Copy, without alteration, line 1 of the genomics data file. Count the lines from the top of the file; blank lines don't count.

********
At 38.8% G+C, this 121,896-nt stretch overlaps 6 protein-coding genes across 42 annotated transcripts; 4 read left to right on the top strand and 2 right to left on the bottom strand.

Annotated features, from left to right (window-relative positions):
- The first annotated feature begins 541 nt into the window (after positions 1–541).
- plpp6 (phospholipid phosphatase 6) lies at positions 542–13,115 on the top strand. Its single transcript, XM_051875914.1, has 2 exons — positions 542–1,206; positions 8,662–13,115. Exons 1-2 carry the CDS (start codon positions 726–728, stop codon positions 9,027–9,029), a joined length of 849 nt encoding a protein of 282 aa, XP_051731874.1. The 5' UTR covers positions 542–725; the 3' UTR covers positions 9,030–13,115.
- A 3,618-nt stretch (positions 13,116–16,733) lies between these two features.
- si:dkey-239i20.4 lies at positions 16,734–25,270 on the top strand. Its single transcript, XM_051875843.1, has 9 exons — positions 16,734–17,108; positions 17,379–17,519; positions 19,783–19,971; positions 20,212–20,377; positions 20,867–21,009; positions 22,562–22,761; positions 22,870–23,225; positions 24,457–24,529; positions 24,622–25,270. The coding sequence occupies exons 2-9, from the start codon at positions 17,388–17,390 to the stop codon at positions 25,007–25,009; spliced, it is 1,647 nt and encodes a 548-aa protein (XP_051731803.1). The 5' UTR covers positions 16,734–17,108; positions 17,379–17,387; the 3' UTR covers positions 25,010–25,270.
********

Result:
At 38.8% G+C, this 121,896-nt stretch overlaps 6 protein-coding genes across 42 annotated transcripts; 4 read left to right on the top strand and 2 right to left on the bottom strand.